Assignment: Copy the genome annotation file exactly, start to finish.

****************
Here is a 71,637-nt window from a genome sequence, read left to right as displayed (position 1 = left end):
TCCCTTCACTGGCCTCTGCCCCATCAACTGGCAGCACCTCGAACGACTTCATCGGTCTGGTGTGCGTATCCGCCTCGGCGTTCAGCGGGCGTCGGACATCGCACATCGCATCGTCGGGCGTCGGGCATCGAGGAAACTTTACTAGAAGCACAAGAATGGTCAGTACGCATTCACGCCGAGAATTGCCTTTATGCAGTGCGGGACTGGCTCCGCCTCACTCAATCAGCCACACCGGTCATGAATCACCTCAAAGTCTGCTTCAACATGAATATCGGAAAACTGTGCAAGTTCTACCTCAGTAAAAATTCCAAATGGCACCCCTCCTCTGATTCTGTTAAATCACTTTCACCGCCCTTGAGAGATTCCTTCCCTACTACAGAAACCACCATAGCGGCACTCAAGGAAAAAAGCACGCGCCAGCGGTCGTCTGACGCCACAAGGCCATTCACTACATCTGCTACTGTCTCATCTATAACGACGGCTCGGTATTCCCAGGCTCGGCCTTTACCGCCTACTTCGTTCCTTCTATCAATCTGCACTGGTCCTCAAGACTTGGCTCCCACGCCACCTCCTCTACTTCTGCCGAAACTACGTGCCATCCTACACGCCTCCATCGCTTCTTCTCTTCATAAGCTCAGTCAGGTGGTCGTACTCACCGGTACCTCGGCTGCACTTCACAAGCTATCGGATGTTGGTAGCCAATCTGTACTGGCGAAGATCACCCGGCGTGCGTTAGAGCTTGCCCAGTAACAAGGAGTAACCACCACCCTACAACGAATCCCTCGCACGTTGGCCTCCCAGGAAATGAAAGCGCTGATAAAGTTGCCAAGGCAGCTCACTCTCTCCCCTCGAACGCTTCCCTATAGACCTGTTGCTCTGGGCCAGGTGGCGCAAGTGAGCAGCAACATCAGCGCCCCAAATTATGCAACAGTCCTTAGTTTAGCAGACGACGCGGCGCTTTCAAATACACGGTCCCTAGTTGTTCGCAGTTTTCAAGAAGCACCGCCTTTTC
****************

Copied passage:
Here is a 71,637-nt window from a genome sequence, read left to right as displayed (position 1 = left end):
TCCCTTCACTGGCCTCTGCCCCATCAACTGGCAGCACCTCGAACGACTTCATCGGTCTGGTGTGCGTATCCGCCTCGGCGTTCAGCGGGCGTCGGACATCGCACATCGCATCGTCGGGCGTCGGGCATCGAGGAAACTTTACTAGAAGCACAAGAATGGTCAGTACGCATTCACGCCGAGAATTGCCTTTATGCAGTGCGGGACTGGCTCCGCCTCACTCAATCAGCCACACCGGTCATGAATCACCTCAAAGTCTGCTTCAACATGAATATCGGAAAACTGTGCAAGTTCTACCTCAGTAAAAATTCCAAATGGCACCCCTCCTCTGATTCTGTTAAATCACTTTCACCGCCCTTGAGAGATTCCTTCCCTACTACAGAAACCACCATAGCGGCACTCAAGGAAAAAAGCACGCGCCAGCGGTCGTCTGACGCCACAAGGCCATTCACTACATCTGCTACTGTCTCATCTATAACGACGGCTCGGTATTCCCAGGCTCGGCCTTTACCGCCTACTTCGTTCCTTCTATCAATCTGCACTGGTCCTCAAGACTTGGCTCCCACGCCACCTCCTCTACTTCTGCCGAAACTACGTGCCATCCTACACGCCTCCATCGCTTCTTCTCTTCATAAGCTCAGTCAGGTGGTCGTACTCACCGGTACCTCGGCTGCACTTCACAAGCTATCGGATGTTGGTAGCCAATCTGTACTGGCGAAGATCACCCGGCGTGCGTTAGAGCTTGCCCAGTAACAAGGAGTAACCACCACCCTACAACGAATCCCTCGCACGTTGGCCTCCCAGGAAATGAAAGCGCTGATAAAGTTGCCAAGGCAGCTCACTCTCTCCCCTCGAACGCTTCCCTATAGACCTGTTGCTCTGGGCCAGGTGGCGCAAGTGAGCAGCAACATCAGCGCCCCAAATTATGCAACAGTCCTTAGTTTAGCAGACGACGCGGCGCTTTCAAATACACGGTCCCTAGTTGTTCGCAGTTTTCAAGAAGCACCGCCTTTTC